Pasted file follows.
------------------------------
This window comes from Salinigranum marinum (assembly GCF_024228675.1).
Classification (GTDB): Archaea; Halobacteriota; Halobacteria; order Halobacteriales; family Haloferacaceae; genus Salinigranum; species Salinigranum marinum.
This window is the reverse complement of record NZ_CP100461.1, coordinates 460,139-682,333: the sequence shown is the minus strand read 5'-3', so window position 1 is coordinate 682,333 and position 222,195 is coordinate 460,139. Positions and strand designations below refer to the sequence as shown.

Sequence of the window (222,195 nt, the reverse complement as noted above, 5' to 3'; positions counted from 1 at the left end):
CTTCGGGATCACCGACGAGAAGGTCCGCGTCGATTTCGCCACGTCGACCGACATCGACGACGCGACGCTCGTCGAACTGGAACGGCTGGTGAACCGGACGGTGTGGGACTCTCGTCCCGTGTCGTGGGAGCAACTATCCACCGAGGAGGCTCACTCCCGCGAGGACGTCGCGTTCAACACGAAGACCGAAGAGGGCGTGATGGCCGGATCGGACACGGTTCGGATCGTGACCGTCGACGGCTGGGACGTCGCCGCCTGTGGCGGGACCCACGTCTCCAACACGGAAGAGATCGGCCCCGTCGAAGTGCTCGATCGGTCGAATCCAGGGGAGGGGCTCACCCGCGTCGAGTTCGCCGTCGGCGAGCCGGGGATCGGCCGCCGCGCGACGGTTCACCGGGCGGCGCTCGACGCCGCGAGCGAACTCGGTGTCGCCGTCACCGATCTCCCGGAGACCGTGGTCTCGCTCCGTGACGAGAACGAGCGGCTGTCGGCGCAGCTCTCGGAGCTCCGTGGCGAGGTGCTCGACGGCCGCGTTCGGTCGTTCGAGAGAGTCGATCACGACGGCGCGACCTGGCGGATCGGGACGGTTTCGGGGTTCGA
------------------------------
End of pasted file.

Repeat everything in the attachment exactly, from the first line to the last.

This window comes from Salinigranum marinum (assembly GCF_024228675.1).
Classification (GTDB): Archaea; Halobacteriota; Halobacteria; order Halobacteriales; family Haloferacaceae; genus Salinigranum; species Salinigranum marinum.
This window is the reverse complement of record NZ_CP100461.1, coordinates 460,139-682,333: the sequence shown is the minus strand read 5'-3', so window position 1 is coordinate 682,333 and position 222,195 is coordinate 460,139. Positions and strand designations below refer to the sequence as shown.

Sequence of the window (222,195 nt, the reverse complement as noted above, 5' to 3'; positions counted from 1 at the left end):
CTTCGGGATCACCGACGAGAAGGTCCGCGTCGATTTCGCCACGTCGACCGACATCGACGACGCGACGCTCGTCGAACTGGAACGGCTGGTGAACCGGACGGTGTGGGACTCTCGTCCCGTGTCGTGGGAGCAACTATCCACCGAGGAGGCTCACTCCCGCGAGGACGTCGCGTTCAACACGAAGACCGAAGAGGGCGTGATGGCCGGATCGGACACGGTTCGGATCGTGACCGTCGACGGCTGGGACGTCGCCGCCTGTGGCGGGACCCACGTCTCCAACACGGAAGAGATCGGCCCCGTCGAAGTGCTCGATCGGTCGAATCCAGGGGAGGGGCTCACCCGCGTCGAGTTCGCCGTCGGCGAGCCGGGGATCGGCCGCCGCGCGACGGTTCACCGGGCGGCGCTCGACGCCGCGAGCGAACTCGGTGTCGCCGTCACCGATCTCCCGGAGACCGTGGTCTCGCTCCGTGACGAGAACGAGCGGCTGTCGGCGCAGCTCTCGGAGCTCCGTGGCGAGGTGCTCGACGGCCGCGTTCGGTCGTTCGAGAGAGTCGATCACGACGGCGCGACCTGGCGGATCGGGACGGTTTCGGGGTTCGA